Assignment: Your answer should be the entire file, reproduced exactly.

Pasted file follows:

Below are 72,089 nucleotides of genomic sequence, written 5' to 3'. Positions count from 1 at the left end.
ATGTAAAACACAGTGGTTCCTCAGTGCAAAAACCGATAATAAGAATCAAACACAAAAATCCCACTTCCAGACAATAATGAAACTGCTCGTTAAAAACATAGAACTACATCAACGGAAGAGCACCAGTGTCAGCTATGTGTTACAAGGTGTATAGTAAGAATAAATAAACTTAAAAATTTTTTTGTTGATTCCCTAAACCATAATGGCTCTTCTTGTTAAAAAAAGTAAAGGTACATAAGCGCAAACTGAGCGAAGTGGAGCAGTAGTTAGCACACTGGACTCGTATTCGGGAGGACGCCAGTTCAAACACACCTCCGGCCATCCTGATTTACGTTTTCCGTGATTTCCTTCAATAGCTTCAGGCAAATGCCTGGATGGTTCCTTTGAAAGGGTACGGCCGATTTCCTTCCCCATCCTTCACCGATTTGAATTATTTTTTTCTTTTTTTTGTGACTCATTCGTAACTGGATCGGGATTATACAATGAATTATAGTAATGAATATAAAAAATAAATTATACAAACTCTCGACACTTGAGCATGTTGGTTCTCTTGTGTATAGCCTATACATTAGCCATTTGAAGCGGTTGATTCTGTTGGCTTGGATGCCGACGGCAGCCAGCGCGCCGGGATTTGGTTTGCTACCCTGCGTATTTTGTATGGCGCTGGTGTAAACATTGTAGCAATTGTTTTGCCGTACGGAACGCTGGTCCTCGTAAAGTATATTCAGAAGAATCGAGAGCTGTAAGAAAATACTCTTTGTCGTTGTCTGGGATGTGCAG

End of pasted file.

Below are 72,089 nucleotides of genomic sequence, written 5' to 3'. Positions count from 1 at the left end.
ATGTAAAACACAGTGGTTCCTCAGTGCAAAAACCGATAATAAGAATCAAACACAAAAATCCCACTTCCAGACAATAATGAAACTGCTCGTTAAAAACATAGAACTACATCAACGGAAGAGCACCAGTGTCAGCTATGTGTTACAAGGTGTATAGTAAGAATAAATAAACTTAAAAATTTTTTTGTTGATTCCCTAAACCATAATGGCTCTTCTTGTTAAAAAAAGTAAAGGTACATAAGCGCAAACTGAGCGAAGTGGAGCAGTAGTTAGCACACTGGACTCGTATTCGGGAGGACGCCAGTTCAAACACACCTCCGGCCATCCTGATTTACGTTTTCCGTGATTTCCTTCAATAGCTTCAGGCAAATGCCTGGATGGTTCCTTTGAAAGGGTACGGCCGATTTCCTTCCCCATCCTTCACCGATTTGAATTATTTTTTTCTTTTTTTTGTGACTCATTCGTAACTGGATCGGGATTATACAATGAATTATAGTAATGAATATAAAAAATAAATTATACAAACTCTCGACACTTGAGCATGTTGGTTCTCTTGTGTATAGCCTATACATTAGCCATTTGAAGCGGTTGATTCTGTTGGCTTGGATGCCGACGGCAGCCAGCGCGCCGGGATTTGGTTTGCTACCCTGCGTATTTTGTATGGCGCTGGTGTAAACATTGTAGCAATTGTTTTGCCGTACGGAACGCTGGTCCTCGTAAAGTATATTCAGAAGAATCGAGAGCTGTAAGAAAATACTCTTTGTCGTTGTCTGGGATGTGCAG